Moonglow

The best word I can come up with to describe Michael Chabon’s latest novel is ‘Epic’.

An auto-biography wrapped in a novel disguised as a Memoir that in any hands other than Chabon’s would seem clunky and erratic.

Luckily for us, the master of Tangents is at the wheel and if you’re game, all you have to do is strap yourself in and go along for the ride.

The novel begins with the Author himself sitting vigil at his Grandfather’s bedside as he nears the final days of his life. They have always been close but now, memory stirred by the imminence of death, Chabon’s Grandfather begins to share stories that have never surfaced before. From this point, the Novel follows the life and experiences of Chabon’s Grandfather, blending fiction with non-fiction but which parts are which? We can only guess.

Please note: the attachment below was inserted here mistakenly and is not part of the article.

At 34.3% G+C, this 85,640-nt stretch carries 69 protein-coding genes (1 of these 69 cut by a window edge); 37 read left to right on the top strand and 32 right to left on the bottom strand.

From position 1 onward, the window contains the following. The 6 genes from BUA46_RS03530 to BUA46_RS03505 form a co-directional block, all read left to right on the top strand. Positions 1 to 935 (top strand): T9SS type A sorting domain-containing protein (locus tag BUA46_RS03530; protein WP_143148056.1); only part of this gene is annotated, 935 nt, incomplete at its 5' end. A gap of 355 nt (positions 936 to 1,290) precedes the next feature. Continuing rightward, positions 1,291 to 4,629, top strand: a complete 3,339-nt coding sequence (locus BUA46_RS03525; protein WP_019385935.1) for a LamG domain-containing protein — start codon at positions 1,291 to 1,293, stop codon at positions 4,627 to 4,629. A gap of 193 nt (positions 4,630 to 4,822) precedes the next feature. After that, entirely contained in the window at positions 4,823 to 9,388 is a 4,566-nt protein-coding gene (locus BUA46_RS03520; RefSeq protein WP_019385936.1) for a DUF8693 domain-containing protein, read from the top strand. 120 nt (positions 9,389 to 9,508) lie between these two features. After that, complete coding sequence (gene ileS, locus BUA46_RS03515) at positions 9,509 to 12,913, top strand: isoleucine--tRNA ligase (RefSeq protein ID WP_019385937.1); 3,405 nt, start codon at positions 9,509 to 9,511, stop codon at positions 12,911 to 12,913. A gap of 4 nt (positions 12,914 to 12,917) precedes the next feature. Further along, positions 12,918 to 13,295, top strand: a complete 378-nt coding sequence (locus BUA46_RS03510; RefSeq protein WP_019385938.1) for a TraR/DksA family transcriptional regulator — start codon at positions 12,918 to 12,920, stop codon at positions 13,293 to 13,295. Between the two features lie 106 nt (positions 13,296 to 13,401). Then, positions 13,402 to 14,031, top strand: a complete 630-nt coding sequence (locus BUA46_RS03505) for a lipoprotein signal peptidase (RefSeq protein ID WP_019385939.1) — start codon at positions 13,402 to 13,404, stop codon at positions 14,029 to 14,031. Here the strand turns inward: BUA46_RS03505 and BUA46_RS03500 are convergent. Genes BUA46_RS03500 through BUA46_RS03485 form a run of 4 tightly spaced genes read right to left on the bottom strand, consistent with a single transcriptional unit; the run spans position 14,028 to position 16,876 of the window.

Some people say Chabon is just being a smarty-pants with this ‘Novel’, trying to accomplish too many things at once.

If you prefer that your fiction follows a straight forward linear narrative then I probably wouldn’t recommend this but if, like me, you’re quite partial to a few clever tangents put together with lots of wit and warmth then give Moonglow a go.

If anything, it will be an unforgettable reading experience – one you’re unlikely to encounter again.

P.S If you loved Chabon’s earlier Pulitzer Prize winning novel ‘The Amazing Adventures of Kavalier & Clay’ and you are yet to immerse yourself in the world of ‘Moonglow’, get your skates on and grab a copy. You won’t regret it.

Reviewed by Anna